The half-forgotten Czechoslovak Politician
November 2015 marks the 40th anniversary of the death of Petr Zenkl, one of the most important figures of Czechoslovak democracy, as leader of the anti-communist movement in exile in the USA during the Cold War. Today, Zenkl´s name is almost unknown to the broader public, along with many others who steadfastly defended freedom and democratic values. A quarter century after the fall of the Iron Curtain, this is a poor reflection on the state of Czech historical memory.
Petr Zenkl was born in 13. 6. 1884 in Tábor, Austria-Hungary and died on 3. 11. 1975 in Raleigh, North Carolina, USA. From 1948 to1972, Zenkl was perhaps the most prominent personality of the exile community outside of Czechoslovakia. Even after his retirement, Zenkl fought tirelessly against communist tyranny as leader of the Council of Free Czechoslovakia in trying to make it the chief umbrella organization of the Czechoslovak exile community. Zenkl actively assisted refugees who fled to the West, along with lecturing and publishing warnings on the dangers of Communism. Perhaps most notably, Zenkl´s beliefs and experiences characterize the Czechoslovak Cold war immigration movement, its unfulfilled hopes, failures and disillusionment.
Zenkl was a teacher by profession, participating in the anti-Habsburg resistance. He began his career as mayor of Prague's Karlín district, manager of the social welfare service and one of the architects of the modern Czech social insurance system. In due course, he became mayor of Prague and for a few weeks in 1938 – a minister in two governments. Zenkl was a devout follower of the humanistic philosophy of Czechoslovakia’s first two presidents T.G. Masaryk and Edvard Beneš. During WWII he was a prisoner at the Buchenwald concentration. Following the war, he was elected Chairman of the National Socialist Party (Československá strana národně socialistická), re-elected as mayor of Prague, while serving as Vice-president of the Czechoslovak government. At this time, he was a tireless fighter against Communism and one of the loudest supporters of the democratic camp.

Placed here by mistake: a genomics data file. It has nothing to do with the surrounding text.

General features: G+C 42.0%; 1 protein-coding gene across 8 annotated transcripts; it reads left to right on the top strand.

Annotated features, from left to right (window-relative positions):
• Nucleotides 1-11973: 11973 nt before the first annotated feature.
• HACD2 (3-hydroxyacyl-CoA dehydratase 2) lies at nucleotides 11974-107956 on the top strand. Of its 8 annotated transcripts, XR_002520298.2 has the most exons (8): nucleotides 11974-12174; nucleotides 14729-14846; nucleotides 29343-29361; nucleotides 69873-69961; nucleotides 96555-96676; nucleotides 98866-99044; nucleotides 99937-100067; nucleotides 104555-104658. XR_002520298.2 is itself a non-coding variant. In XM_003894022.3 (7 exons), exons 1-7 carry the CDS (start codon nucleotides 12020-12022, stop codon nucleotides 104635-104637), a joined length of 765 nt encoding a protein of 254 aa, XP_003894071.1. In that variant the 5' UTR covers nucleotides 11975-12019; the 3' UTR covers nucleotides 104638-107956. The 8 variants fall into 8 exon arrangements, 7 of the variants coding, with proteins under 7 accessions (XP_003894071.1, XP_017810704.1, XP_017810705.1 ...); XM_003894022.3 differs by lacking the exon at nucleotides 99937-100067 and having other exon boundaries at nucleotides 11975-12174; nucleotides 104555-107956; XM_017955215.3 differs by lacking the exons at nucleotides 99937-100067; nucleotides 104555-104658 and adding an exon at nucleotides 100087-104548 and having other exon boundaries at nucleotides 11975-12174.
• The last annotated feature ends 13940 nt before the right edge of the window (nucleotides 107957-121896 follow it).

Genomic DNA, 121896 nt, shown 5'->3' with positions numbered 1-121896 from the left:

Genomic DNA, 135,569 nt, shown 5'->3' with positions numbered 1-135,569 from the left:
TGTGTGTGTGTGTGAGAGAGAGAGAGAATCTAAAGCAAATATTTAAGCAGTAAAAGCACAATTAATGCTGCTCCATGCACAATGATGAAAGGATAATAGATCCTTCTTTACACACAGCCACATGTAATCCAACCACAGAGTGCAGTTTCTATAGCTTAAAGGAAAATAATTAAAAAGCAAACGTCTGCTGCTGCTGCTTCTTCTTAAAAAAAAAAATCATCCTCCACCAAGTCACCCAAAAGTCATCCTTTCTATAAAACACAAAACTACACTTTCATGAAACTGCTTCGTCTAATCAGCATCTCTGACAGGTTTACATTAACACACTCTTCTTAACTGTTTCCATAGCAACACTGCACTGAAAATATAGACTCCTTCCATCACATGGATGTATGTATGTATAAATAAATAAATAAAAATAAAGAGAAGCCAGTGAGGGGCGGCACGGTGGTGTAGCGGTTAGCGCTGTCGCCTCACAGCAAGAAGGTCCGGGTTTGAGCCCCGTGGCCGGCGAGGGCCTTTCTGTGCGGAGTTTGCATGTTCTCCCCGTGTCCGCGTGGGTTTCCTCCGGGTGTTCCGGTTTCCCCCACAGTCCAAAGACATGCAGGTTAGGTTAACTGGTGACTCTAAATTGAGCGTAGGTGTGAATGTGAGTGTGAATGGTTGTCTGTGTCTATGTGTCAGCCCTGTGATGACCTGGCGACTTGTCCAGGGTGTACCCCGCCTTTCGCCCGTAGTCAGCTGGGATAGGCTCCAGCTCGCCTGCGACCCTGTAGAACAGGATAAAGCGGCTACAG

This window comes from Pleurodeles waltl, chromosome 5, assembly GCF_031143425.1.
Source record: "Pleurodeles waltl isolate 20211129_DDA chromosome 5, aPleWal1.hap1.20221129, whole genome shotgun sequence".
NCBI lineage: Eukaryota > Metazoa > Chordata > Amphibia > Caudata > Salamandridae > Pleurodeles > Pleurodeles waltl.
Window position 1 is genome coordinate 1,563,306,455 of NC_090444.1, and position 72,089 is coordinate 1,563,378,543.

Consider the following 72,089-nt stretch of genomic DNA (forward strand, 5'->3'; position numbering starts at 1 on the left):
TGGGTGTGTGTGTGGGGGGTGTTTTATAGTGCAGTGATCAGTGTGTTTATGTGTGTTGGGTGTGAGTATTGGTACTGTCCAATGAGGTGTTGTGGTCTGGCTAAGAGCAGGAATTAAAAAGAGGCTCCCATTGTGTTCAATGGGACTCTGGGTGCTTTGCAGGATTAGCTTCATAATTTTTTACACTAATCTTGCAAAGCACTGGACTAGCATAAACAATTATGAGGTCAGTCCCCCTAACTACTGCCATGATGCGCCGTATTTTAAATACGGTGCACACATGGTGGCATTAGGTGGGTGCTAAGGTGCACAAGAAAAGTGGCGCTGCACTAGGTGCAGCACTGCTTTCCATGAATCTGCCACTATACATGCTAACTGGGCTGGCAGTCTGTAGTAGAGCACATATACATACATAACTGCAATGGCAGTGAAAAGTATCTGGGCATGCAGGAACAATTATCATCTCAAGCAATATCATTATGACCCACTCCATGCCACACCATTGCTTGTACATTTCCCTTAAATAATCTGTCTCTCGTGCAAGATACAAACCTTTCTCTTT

That all came to an end with the Communist coup on 25th February 1948. Although closely guarded by the StB, he and his wife Pavla managed to flee abroad with help from friends and the U.S. Embassy in Prague. Zenkl eventually settled in the United States, where he met a number of other former Czechoslovak politicians, colleagues and National Socialist party members.
Zenkl was not alone. From 1947 until March 1948, approximately two hundred thirty-six thousand Czechoslovaks, including scientific, cultural and political elites (thirty five Parliament members, twelve ambassadors and ministers, twelve consuls, one hundred diplomats, eighteen generals of the army and air force, and hundreds of public officials) fled to the West due to political, religious and other non-economic reasons.
Their exile wave is today labeled as the “third exile wave ” by contemporary historians. The first wave occurred in the years 1914-1918 during World War I, when Czech patriots and democrats fled to work on creating an independent Czechoslovak state that would emerge from the war. They succeeded. The second exile was between 1938-1945 and consisted of those fleeing the Nazi regime.